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About this Piece

Chick Corea was born into a music-loving family, his father being a jazz trumpeter. He began playing piano at four and percussion at eight, the latter influencing the strongly punctuated mode of his eventual style as a jazz pianist. A month at Columbia University and a brief spell at the Juilliard School clarified that academic training did not agree with him. He moved directly into a performing career, appearing with such figures as Mongo Santamaria, Willie Bobo, Herbie Mann, and Stan Getz in the 1960s, and he released his own debut album, Tones for Joan’s Bones, in 1966. In 1968, he assumed the spot in Miles Davis’s band that had previously been occupied by Herbie Hancock, and he began to draw on the possibilities of electric pianos in addition to acoustic instruments.

He became a leading presence in the movements of free jazz and jazz fusion. He appeared in solo concerts, in jazz ensembles, and in a number of duo formations, including (for the last) with bassist Dave Holland and vibraphonist Gary Burton. He appeared in duo recitals—and made a pair of albums with—Herbie Hancock; they would characteristically play each other’s compositions as well as pieces by Béla Bartók. Other classical-jazz fusion projects included his collaborations with classical pianist Friedrich Gulda. In the 1990s, he performed duo-concerts with vocalist Bobby McFerrin; their work was released on the 1996 recording The Mozart Sessions, on which Corea also was the soloist in two Mozart piano concertos.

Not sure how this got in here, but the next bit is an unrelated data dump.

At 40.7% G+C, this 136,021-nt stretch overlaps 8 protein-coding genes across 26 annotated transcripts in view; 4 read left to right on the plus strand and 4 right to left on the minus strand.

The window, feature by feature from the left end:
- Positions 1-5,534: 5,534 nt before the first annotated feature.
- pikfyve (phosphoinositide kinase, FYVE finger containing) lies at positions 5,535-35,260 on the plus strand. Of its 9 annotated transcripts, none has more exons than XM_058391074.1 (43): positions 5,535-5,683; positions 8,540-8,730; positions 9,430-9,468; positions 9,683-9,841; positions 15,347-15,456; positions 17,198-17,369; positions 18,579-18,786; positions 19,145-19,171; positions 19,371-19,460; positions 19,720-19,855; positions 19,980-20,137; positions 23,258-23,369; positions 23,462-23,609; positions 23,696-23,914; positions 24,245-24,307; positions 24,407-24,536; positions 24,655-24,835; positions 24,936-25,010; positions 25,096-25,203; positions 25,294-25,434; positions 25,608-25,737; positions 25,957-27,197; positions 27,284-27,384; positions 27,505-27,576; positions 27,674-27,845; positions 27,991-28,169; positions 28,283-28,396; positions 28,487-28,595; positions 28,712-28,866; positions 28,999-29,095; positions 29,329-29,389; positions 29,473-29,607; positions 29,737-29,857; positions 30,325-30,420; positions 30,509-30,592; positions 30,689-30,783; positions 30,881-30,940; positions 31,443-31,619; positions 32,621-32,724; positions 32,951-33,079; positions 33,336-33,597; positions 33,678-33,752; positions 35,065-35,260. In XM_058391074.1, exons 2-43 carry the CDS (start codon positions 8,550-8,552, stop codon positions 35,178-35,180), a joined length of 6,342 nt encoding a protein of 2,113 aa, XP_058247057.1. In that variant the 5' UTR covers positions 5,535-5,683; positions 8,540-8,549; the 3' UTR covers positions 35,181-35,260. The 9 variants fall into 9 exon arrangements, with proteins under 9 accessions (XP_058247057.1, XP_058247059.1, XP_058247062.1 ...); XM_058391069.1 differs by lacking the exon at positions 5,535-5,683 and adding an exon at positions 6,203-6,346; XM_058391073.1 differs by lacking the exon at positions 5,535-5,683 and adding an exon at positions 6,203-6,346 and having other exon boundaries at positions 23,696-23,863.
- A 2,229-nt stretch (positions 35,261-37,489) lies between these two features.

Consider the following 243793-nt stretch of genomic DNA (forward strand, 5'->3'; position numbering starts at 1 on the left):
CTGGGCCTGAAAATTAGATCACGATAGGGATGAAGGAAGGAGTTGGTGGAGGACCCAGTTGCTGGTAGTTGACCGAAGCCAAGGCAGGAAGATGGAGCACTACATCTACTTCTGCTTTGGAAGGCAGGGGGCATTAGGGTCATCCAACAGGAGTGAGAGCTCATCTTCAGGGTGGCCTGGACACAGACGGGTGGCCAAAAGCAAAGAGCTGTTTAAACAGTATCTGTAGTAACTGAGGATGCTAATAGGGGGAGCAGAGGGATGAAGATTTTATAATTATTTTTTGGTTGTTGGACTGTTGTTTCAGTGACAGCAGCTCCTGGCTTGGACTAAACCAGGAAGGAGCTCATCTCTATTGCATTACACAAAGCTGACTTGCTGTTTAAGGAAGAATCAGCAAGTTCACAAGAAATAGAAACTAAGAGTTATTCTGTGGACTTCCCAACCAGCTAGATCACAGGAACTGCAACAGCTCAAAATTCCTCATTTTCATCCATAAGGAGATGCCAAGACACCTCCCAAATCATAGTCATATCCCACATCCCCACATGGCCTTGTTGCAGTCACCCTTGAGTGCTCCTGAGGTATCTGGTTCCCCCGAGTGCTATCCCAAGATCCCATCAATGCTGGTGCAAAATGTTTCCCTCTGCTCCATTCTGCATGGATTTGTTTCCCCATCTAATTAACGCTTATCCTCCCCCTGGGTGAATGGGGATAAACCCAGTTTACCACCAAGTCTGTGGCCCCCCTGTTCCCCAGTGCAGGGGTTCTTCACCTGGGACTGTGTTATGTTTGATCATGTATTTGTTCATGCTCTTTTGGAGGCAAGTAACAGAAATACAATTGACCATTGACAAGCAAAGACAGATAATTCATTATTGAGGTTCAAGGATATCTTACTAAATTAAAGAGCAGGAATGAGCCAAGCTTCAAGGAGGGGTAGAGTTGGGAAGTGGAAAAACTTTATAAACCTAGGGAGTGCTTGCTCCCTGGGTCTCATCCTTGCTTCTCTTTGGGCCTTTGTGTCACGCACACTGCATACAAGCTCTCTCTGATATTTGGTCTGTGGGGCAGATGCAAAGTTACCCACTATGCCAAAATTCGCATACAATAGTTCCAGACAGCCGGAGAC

He wrote Spain in 1971 and included it on his album Light as a Feather. Probably his most famous composition, it begins by referencing Rodrigo’s Concierto de Aranjuez and proceeds from there into a samba. It has been covered in some three dozen recordings by artists of many stripes, including timbalero Tito Puente, trumpeter Art Farmer, flutist James Galway, banjo player Béla Fleck, ukulele player Jake Shimabukuro, and ensembles ranging from Blood, Sweat & Tears to Manhattan Transfer. In the late 1990s, Corea adapted it into a piano concerto, which he performed with the London Philharmonic. —James M. Keller